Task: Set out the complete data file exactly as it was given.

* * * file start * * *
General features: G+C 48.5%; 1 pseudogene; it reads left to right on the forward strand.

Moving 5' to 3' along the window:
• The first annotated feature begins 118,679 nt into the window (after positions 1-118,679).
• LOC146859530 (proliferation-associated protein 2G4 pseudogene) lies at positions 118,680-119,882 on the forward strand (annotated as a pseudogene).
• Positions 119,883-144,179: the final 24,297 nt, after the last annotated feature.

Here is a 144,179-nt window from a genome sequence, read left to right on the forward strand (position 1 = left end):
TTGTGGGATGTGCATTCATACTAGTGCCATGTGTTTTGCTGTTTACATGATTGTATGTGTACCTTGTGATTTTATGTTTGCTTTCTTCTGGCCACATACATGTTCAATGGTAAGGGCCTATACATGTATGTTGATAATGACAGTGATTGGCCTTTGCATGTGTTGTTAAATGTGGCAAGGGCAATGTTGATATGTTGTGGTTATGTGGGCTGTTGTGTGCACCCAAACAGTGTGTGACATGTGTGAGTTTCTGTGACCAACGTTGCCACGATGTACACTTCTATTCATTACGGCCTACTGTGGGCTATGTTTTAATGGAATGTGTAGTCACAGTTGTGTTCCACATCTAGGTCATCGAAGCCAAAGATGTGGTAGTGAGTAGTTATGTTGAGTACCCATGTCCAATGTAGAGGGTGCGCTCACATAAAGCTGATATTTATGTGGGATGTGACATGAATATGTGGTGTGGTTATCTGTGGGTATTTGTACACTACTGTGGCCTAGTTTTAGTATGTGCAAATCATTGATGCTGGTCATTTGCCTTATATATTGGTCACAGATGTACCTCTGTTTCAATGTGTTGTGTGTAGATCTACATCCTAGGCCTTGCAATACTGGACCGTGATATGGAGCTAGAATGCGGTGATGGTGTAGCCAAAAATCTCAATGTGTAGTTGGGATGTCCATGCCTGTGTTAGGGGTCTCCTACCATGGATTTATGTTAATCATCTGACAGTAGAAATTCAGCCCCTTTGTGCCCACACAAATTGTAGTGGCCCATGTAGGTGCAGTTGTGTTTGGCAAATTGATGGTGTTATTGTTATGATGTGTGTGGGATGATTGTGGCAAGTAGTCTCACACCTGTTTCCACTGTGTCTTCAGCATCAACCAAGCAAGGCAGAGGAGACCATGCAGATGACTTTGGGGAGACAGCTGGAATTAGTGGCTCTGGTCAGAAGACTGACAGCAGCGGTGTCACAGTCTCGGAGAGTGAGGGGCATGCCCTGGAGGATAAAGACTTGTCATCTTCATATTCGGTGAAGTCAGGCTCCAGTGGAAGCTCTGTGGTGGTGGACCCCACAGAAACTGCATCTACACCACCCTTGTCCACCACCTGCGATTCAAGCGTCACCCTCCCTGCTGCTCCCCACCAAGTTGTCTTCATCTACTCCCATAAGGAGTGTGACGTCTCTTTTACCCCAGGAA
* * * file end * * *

General features: G+C 48.5%; 1 pseudogene; it reads left to right on the forward strand.

Moving 5' to 3' along the window:
• The first annotated feature begins 118,679 nt into the window (after positions 1-118,679).
• LOC146859530 (proliferation-associated protein 2G4 pseudogene) lies at positions 118,680-119,882 on the forward strand (annotated as a pseudogene).
• Positions 119,883-144,179: the final 24,297 nt, after the last annotated feature.

Here is a 144,179-nt window from a genome sequence, read left to right on the forward strand (position 1 = left end):
TTGTGGGATGTGCATTCATACTAGTGCCATGTGTTTTGCTGTTTACATGATTGTATGTGTACCTTGTGATTTTATGTTTGCTTTCTTCTGGCCACATACATGTTCAATGGTAAGGGCCTATACATGTATGTTGATAATGACAGTGATTGGCCTTTGCATGTGTTGTTAAATGTGGCAAGGGCAATGTTGATATGTTGTGGTTATGTGGGCTGTTGTGTGCACCCAAACAGTGTGTGACATGTGTGAGTTTCTGTGACCAACGTTGCCACGATGTACACTTCTATTCATTACGGCCTACTGTGGGCTATGTTTTAATGGAATGTGTAGTCACAGTTGTGTTCCACATCTAGGTCATCGAAGCCAAAGATGTGGTAGTGAGTAGTTATGTTGAGTACCCATGTCCAATGTAGAGGGTGCGCTCACATAAAGCTGATATTTATGTGGGATGTGACATGAATATGTGGTGTGGTTATCTGTGGGTATTTGTACACTACTGTGGCCTAGTTTTAGTATGTGCAAATCATTGATGCTGGTCATTTGCCTTATATATTGGTCACAGATGTACCTCTGTTTCAATGTGTTGTGTGTAGATCTACATCCTAGGCCTTGCAATACTGGACCGTGATATGGAGCTAGAATGCGGTGATGGTGTAGCCAAAAATCTCAATGTGTAGTTGGGATGTCCATGCCTGTGTTAGGGGTCTCCTACCATGGATTTATGTTAATCATCTGACAGTAGAAATTCAGCCCCTTTGTGCCCACACAAATTGTAGTGGCCCATGTAGGTGCAGTTGTGTTTGGCAAATTGATGGTGTTATTGTTATGATGTGTGTGGGATGATTGTGGCAAGTAGTCTCACACCTGTTTCCACTGTGTCTTCAGCATCAACCAAGCAAGGCAGAGGAGACCATGCAGATGACTTTGGGGAGACAGCTGGAATTAGTGGCTCTGGTCAGAAGACTGACAGCAGCGGTGTCACAGTCTCGGAGAGTGAGGGGCATGCCCTGGAGGATAAAGACTTGTCATCTTCATATTCGGTGAAGTCAGGCTCCAGTGGAAGCTCTGTGGTGGTGGACCCCACAGAAACTGCATCTACACCACCCTTGTCCACCACCTGCGATTCAAGCGTCACCCTCCCTGCTGCTCCCCACCAAGTTGTCTTCATCTACTCCCATAAGGAGTGTGACGTCTCTTTTACCCCAGGAA